Vacancy rates rose during the Great Recession. They did not fall to the historic lows of the early 1980s until this year. Nevertheless, in some states, they are over 1%. There is no sign this year that that number is falling, particularly in some states.
Vacancy rates have probably been helped over the past two years by the housing market explosion. People have moved by the hundreds of thousands from large coastal cities like New York and San Francisco to cities inland. These large local cities have among the highest home prices in America. They also have extremely high costs of living. Inland cities not only have lower costs, but they also have what many people think are better “lifestyles.” Ironically, the rush to the smaller cities has caused home prices there to spike. Among the reasons for this migration are historically low-interest mortgage rates and the fact that people have become mobile because they can work from home.
Vacancies are often found in clusters. Detroit is an example. The once-great city has over 100,000 abandoned houses, which is 28% of the city’s homes. Other older cities, particularly those that were home to industrial companies, have problems on a lesser scale. Among them are Cleveland and Buffalo.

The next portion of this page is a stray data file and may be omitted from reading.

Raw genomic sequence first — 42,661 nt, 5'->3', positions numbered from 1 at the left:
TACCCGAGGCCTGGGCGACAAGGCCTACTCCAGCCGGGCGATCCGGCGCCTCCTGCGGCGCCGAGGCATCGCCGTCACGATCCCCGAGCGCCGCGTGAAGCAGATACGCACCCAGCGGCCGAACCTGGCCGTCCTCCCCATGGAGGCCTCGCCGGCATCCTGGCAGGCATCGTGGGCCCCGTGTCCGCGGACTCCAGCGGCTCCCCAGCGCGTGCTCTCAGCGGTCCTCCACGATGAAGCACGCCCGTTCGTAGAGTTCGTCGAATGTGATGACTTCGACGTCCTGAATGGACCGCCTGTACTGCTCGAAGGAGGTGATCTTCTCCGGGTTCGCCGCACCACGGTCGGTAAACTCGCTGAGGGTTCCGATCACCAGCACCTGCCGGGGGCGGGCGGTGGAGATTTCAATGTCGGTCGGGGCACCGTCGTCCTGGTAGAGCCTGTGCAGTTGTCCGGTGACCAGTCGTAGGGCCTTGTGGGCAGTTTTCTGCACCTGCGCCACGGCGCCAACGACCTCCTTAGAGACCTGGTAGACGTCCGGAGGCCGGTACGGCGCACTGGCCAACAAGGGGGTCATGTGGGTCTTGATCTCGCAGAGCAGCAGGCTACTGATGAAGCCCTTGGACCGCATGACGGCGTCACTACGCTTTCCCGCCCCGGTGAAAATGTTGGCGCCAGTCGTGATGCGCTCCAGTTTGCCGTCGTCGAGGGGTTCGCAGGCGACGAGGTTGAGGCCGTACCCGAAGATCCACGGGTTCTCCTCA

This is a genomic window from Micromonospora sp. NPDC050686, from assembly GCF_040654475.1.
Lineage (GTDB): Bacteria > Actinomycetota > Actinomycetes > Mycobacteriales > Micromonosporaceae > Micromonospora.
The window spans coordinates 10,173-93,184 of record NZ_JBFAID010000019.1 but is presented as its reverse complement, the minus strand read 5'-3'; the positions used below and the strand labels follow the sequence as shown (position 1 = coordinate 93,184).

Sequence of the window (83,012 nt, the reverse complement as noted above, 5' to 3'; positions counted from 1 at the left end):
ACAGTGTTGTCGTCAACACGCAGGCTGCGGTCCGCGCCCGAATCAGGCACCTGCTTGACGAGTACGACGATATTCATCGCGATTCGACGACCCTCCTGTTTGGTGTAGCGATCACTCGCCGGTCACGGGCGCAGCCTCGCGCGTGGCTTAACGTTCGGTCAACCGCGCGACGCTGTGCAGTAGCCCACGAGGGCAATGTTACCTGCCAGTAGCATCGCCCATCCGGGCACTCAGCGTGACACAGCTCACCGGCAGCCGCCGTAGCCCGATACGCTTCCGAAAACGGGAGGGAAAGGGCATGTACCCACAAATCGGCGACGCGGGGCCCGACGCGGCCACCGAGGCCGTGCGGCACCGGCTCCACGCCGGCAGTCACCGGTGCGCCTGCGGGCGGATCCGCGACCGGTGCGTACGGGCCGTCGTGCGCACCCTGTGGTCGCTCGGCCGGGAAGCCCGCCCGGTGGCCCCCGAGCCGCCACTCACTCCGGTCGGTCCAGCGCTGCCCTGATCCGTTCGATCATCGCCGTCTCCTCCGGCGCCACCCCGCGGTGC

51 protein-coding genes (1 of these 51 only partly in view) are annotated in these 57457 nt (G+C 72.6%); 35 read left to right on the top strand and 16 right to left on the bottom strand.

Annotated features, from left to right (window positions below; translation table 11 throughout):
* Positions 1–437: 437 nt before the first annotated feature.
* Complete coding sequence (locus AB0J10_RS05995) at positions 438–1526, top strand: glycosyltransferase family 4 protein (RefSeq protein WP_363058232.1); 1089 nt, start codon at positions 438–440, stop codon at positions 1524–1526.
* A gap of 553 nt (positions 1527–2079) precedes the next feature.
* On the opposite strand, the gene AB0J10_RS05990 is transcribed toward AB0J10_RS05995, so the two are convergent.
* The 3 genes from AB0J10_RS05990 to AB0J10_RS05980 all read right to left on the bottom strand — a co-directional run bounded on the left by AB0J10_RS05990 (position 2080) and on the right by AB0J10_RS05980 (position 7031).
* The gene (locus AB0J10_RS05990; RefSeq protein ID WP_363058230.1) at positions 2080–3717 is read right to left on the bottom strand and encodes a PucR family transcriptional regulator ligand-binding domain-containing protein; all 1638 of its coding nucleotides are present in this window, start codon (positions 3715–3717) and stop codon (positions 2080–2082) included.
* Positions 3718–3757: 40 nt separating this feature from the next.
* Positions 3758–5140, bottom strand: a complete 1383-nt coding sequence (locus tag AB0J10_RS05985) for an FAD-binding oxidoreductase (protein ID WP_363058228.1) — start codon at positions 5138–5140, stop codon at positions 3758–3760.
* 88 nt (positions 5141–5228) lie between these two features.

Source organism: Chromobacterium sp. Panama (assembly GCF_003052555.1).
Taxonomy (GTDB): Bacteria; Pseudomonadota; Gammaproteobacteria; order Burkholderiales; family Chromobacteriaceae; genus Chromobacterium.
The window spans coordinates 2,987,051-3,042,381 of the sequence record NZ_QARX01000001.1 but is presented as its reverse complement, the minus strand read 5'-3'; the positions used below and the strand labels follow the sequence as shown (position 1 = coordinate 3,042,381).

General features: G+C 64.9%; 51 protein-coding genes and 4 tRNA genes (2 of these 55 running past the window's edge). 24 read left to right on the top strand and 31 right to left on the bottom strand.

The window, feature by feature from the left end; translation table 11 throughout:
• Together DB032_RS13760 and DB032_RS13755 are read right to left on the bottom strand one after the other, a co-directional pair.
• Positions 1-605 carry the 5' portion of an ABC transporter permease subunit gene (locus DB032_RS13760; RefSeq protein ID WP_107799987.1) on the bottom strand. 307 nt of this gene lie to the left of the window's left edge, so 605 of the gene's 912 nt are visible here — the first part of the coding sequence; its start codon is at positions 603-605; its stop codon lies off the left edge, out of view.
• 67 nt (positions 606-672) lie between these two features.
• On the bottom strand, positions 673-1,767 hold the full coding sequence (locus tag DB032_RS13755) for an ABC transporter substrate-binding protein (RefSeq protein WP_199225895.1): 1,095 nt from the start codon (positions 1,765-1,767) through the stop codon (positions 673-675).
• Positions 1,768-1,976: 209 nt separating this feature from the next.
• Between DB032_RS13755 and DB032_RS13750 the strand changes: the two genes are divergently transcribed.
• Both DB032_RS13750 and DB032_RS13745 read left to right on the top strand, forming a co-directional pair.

Once a quarter, the Census Bureau issues its Housing Vacancies and Homeownership (CPS/HVS). Among the things it measures is vacancy rates by state. The state that topped the list in the third quarter was New York at 1.8%. It was followed by Colorado at 1.7%. The states are not only far apart in geography, but also are very different in the size of this population. The Census Bureau offers no clue as to why these two have such high numbers.
Will the real estate boom lower the vacancy rate level? As long as there are large cities with blighted sections, probably not.
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